Page Loading




Gallery Ezakwantu

African Art  - Art Africain - Tribal Art -  菲洲艺术 - Afrikanische Kunst


Central and Southern African Tribal Art

   Home                                                                       Visit our Gallery Thumbs                                                                     Contact



scroll down                               




 South African Tribal Weapons

Armes de Combat de l’Afrique du Sud

Südafrikanische Waffen




Contact us for individual prices.       Scroll Down





Shona and related Knives - Swords


Knife and Scabbard - Bakatwa




Shona Sword Example 'A'  + - 52 cms.


Portuguese recorded the personal knives and swords of the South East African people from the 15th century. The circa 1900 example above is over half a meter in length.  The wirework is in very fine - above average condition.



Bakatwa Dagger



Bakatwa Dagger - Example 'B'  + - 24.5 cms.


Related knives and daggers were collected in Zimbabwe and Mozambique during the 19th century from the Karanga, a large language group of many Nations, most of which are incorrectly referred to as Shona. Like looking variants are found from South Africa, Zimbabwe, Mozambique, Malawi, Tanzania and west to include the Great Lake Region. The daggers are called bakatwa by collectors and some tribesmen. This example is likely the oldest on offer as it is bound with course hardened animal hair. The use of hair predates that of wire, as does the woven or braded technique.



Brass Bakatwa Knife



Shona Knife - Example 'C'  + - 18.5 cms.


The Portuguese recorded that small examples (B & C) were worn on the upper arm. An attachment hole was carved to the decorated forward side of the scabbard. Scabbards were carved in two sections. A flared foot ensured the lower binding did not slip off. The example above is tiny and nearly completely covered with brass wire.



Karanga Sword



Bakatwa Sword and Scabbard - Example 'D' + -  45.5 cms


This short sword was re-discovered in a South African in a colonial context and likely dates to the 1920's. Blades were predominately “ogee in section” or “blood grooved”.


Ogee: (plural ogees) noun - S-shaped curve: a decorative double curve like an elongated and flattened S (Late 17th century. Alteration of ogive)

Blood Grooved: (easy in - easy out) A remarkable stabbing invention!





Contact us for individual prices.       Scroll Down






Tsonga Knobkerrie - Circa 1900


Tsonga - Zulu Prestige Staff  - 19th Century



Tsonga Zulu Knobkerrie + -  73 cms.


This old multiple disk prestige knob was discovered in Germany. Indigenous repairs have been made with brass or copper wire. It has a crack and insect holes that were long ago abandoned.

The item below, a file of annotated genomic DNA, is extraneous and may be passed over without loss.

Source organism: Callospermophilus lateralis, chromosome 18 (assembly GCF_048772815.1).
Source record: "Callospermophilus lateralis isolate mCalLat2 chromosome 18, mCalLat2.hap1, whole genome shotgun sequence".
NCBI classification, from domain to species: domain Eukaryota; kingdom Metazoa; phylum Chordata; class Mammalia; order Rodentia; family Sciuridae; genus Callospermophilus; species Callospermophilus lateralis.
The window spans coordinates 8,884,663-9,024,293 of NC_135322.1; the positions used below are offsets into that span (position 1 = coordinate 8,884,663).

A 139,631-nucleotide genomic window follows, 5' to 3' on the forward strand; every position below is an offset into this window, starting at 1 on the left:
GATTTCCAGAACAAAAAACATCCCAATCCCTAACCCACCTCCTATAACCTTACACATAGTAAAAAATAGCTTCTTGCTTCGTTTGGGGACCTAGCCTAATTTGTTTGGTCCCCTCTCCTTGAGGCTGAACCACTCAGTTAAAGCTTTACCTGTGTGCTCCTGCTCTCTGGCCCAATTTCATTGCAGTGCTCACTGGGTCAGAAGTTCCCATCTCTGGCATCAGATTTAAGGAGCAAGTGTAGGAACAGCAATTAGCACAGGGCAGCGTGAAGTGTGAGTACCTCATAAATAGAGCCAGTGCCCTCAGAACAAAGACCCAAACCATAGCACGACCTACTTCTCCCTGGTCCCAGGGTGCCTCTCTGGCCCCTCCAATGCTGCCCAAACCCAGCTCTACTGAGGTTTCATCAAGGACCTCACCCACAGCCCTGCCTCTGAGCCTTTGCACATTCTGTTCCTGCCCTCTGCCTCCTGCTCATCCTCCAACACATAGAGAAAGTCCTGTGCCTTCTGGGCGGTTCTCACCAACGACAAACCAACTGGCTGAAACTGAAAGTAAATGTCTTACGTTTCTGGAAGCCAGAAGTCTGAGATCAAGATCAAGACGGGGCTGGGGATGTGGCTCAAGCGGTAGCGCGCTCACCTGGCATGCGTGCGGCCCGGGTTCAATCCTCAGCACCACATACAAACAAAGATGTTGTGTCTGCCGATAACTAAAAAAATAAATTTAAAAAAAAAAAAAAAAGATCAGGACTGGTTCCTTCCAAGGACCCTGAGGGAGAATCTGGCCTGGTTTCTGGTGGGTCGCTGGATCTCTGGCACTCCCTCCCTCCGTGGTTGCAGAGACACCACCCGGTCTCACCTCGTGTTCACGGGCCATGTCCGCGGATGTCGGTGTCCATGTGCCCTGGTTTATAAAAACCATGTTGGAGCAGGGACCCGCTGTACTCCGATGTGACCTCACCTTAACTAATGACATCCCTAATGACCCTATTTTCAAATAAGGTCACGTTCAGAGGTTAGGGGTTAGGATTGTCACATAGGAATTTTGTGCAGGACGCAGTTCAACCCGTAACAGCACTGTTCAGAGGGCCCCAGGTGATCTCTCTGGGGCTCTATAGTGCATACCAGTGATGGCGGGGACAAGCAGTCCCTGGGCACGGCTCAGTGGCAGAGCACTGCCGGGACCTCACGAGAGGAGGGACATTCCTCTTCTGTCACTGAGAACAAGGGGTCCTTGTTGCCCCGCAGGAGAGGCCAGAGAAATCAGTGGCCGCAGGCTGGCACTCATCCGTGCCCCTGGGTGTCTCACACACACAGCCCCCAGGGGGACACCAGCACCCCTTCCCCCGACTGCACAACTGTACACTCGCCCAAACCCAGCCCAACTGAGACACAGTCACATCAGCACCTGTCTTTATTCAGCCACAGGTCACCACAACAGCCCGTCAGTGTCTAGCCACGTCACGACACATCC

The Berlin Mission Society established a presence in Tsonga - Shangaan and Venda regions circa 1850. This is an exceptional - early example and likely from that period.




Fully beaded Knobkerrie

Shangaan - Tsonga - Mozambique



Beaded Knobkerrie


This fully beaded knobkerrie of South East African origin is threaded on sinew, a talent localized to Southern Africa. It was likely used as a sign of stature by a traditional healer.





Note the occasional blue striped beads on white (above left). The bead type was traditionally used by Nguni sangoma or Basotho ngaka healers. The item came to us with an amount of beaded gourds that appear to be of circa 1940 Tsonga Shangaan origin. Related gourds were used by South East African traditional doctors as medicinal charms. 





Contact us for individual prices.       Scroll Down




Kuvale Himba Spear


Southern Angola - Namibia


Peter August Möller - 1885

Swedish Captain Peter August Moller hunted in Southern Angola and present day Namibia between 1895-1896. He photographed this group of Kuvale men in 1885, each armed with a spear similar to the one on offer, which are today used to slaughter cattle.





This Himba spear was collected in Southern Angola. Visually related spears were used throughout the region by the Kuvale, Kwanyama, Ondonga, Ovambo and Zemba / Mundimba people. Spears were made from a solid piece of forged iron. The rod was covered / inserted midway with a cow's tail.







Galerie Ezakwantu

Southern African Tribal Art - African Art 


Central and Southern African Tribal Art


Art Africain      頂级菲洲艺术品中心     Afrikanische Kunst     Außereuropäische Kunst




   Home                                                                                                                                                                                Contact



Visit our Gallery Thumbs:


African Adornment - African Axes - African Basketry - African Beadwork - African Beer Cups - African Beer Pots - Colonial Figures - African Containers - Contemporary African Art - African Costume - African Currency - African Dolls - African Figures - African Hair Combs - African Headdresses - African Wigs - African Headrests - African Neck Rests - African Masks - Masques Africains - African Meat Platters - African Milk Pails - Miscellaneous Objects African Musical Instruments - African Jewelry - African Jewellery - African Pipes - African Shields - African Snuff  Spoons - African Snuff Bottles - African Spoons - African Ladles - African Staffs - African Status Objects - African Stools - African Thrones - African Tobacco Bags - Central African Weapons - Southern African Weapons - North African Weapons - Other Weapons - Zulu Imbenge Pot Covers






Copyright © 2002 - 2015  / ALL RIGHTS RESERVED -  Web Design and Photography - Gallery Ezakwantu











































































Hit Counter